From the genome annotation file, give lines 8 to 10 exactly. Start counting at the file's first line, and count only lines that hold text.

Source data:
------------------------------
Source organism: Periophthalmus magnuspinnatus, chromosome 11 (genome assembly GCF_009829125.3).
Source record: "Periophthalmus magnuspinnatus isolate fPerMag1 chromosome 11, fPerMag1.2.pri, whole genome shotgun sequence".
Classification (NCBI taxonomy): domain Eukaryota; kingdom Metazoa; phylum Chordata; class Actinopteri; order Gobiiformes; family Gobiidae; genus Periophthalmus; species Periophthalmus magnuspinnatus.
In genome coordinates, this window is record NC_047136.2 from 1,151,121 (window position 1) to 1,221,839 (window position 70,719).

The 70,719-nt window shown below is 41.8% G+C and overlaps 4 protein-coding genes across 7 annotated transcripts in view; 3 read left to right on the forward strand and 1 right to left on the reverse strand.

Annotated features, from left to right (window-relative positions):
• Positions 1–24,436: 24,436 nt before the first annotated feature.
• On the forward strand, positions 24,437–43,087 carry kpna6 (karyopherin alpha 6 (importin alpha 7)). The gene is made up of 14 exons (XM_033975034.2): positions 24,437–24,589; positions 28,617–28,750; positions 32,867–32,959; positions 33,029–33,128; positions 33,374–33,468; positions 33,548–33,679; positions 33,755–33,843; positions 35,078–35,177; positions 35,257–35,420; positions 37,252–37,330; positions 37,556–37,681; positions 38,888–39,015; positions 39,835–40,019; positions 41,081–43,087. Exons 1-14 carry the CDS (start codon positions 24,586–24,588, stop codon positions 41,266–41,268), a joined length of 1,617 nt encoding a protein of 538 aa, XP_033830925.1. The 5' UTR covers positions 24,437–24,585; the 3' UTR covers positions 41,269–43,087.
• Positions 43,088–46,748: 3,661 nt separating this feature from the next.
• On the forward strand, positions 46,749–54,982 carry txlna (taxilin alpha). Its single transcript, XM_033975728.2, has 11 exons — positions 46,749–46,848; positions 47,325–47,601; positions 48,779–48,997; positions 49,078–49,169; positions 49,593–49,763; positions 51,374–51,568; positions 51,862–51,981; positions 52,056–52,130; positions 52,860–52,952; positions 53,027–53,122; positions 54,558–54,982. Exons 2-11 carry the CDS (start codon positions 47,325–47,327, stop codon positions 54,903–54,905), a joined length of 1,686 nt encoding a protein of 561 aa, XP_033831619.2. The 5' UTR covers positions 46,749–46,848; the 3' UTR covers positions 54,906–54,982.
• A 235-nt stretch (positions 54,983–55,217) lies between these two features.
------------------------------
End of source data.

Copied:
• On the forward strand, positions 24,437–43,087 carry kpna6 (karyopherin alpha 6 (importin alpha 7)). The gene is made up of 14 exons (XM_033975034.2): positions 24,437–24,589; positions 28,617–28,750; positions 32,867–32,959; positions 33,029–33,128; positions 33,374–33,468; positions 33,548–33,679; positions 33,755–33,843; positions 35,078–35,177; positions 35,257–35,420; positions 37,252–37,330; positions 37,556–37,681; positions 38,888–39,015; positions 39,835–40,019; positions 41,081–43,087. Exons 1-14 carry the CDS (start codon positions 24,586–24,588, stop codon positions 41,266–41,268), a joined length of 1,617 nt encoding a protein of 538 aa, XP_033830925.1. The 5' UTR covers positions 24,437–24,585; the 3' UTR covers positions 41,269–43,087.
• Positions 43,088–46,748: 3,661 nt separating this feature from the next.
• On the forward strand, positions 46,749–54,982 carry txlna (taxilin alpha). Its single transcript, XM_033975728.2, has 11 exons — positions 46,749–46,848; positions 47,325–47,601; positions 48,779–48,997; positions 49,078–49,169; positions 49,593–49,763; positions 51,374–51,568; positions 51,862–51,981; positions 52,056–52,130; positions 52,860–52,952; positions 53,027–53,122; positions 54,558–54,982. Exons 2-11 carry the CDS (start codon positions 47,325–47,327, stop codon positions 54,903–54,905), a joined length of 1,686 nt encoding a protein of 561 aa, XP_033831619.2. The 5' UTR covers positions 46,749–46,848; the 3' UTR covers positions 54,906–54,982.